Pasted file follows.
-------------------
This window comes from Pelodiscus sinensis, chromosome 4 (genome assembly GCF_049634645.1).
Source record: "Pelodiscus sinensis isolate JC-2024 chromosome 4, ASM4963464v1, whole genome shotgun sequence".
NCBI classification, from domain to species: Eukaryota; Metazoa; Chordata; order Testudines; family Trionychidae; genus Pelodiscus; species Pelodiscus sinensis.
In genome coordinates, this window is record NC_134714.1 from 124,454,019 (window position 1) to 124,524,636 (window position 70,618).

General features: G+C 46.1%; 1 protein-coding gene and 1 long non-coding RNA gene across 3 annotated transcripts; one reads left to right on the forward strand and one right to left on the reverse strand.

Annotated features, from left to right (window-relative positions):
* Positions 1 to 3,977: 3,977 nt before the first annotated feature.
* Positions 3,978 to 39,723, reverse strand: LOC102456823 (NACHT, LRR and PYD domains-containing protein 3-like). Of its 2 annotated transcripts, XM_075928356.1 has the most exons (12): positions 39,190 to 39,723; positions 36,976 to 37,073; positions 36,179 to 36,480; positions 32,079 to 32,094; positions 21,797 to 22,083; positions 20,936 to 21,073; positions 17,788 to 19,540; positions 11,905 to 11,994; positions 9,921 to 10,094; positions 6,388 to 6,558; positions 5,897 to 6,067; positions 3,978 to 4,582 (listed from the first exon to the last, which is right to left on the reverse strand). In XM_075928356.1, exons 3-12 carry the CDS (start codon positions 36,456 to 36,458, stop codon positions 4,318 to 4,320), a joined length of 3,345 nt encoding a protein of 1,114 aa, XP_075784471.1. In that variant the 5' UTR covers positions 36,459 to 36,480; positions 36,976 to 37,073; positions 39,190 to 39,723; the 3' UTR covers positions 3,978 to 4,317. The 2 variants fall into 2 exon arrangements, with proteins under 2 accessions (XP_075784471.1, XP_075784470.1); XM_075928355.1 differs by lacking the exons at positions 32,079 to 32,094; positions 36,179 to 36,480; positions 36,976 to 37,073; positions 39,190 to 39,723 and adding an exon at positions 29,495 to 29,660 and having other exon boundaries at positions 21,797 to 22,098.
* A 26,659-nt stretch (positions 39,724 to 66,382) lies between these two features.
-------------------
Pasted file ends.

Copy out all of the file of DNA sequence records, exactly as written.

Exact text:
This window comes from Pelodiscus sinensis, chromosome 4 (genome assembly GCF_049634645.1).
Source record: "Pelodiscus sinensis isolate JC-2024 chromosome 4, ASM4963464v1, whole genome shotgun sequence".
NCBI classification, from domain to species: Eukaryota; Metazoa; Chordata; order Testudines; family Trionychidae; genus Pelodiscus; species Pelodiscus sinensis.
In genome coordinates, this window is record NC_134714.1 from 124,454,019 (window position 1) to 124,524,636 (window position 70,618).

General features: G+C 46.1%; 1 protein-coding gene and 1 long non-coding RNA gene across 3 annotated transcripts; one reads left to right on the forward strand and one right to left on the reverse strand.

Annotated features, from left to right (window-relative positions):
* Positions 1 to 3,977: 3,977 nt before the first annotated feature.
* Positions 3,978 to 39,723, reverse strand: LOC102456823 (NACHT, LRR and PYD domains-containing protein 3-like). Of its 2 annotated transcripts, XM_075928356.1 has the most exons (12): positions 39,190 to 39,723; positions 36,976 to 37,073; positions 36,179 to 36,480; positions 32,079 to 32,094; positions 21,797 to 22,083; positions 20,936 to 21,073; positions 17,788 to 19,540; positions 11,905 to 11,994; positions 9,921 to 10,094; positions 6,388 to 6,558; positions 5,897 to 6,067; positions 3,978 to 4,582 (listed from the first exon to the last, which is right to left on the reverse strand). In XM_075928356.1, exons 3-12 carry the CDS (start codon positions 36,456 to 36,458, stop codon positions 4,318 to 4,320), a joined length of 3,345 nt encoding a protein of 1,114 aa, XP_075784471.1. In that variant the 5' UTR covers positions 36,459 to 36,480; positions 36,976 to 37,073; positions 39,190 to 39,723; the 3' UTR covers positions 3,978 to 4,317. The 2 variants fall into 2 exon arrangements, with proteins under 2 accessions (XP_075784471.1, XP_075784470.1); XM_075928355.1 differs by lacking the exons at positions 32,079 to 32,094; positions 36,179 to 36,480; positions 36,976 to 37,073; positions 39,190 to 39,723 and adding an exon at positions 29,495 to 29,660 and having other exon boundaries at positions 21,797 to 22,098.
* A 26,659-nt stretch (positions 39,724 to 66,382) lies between these two features.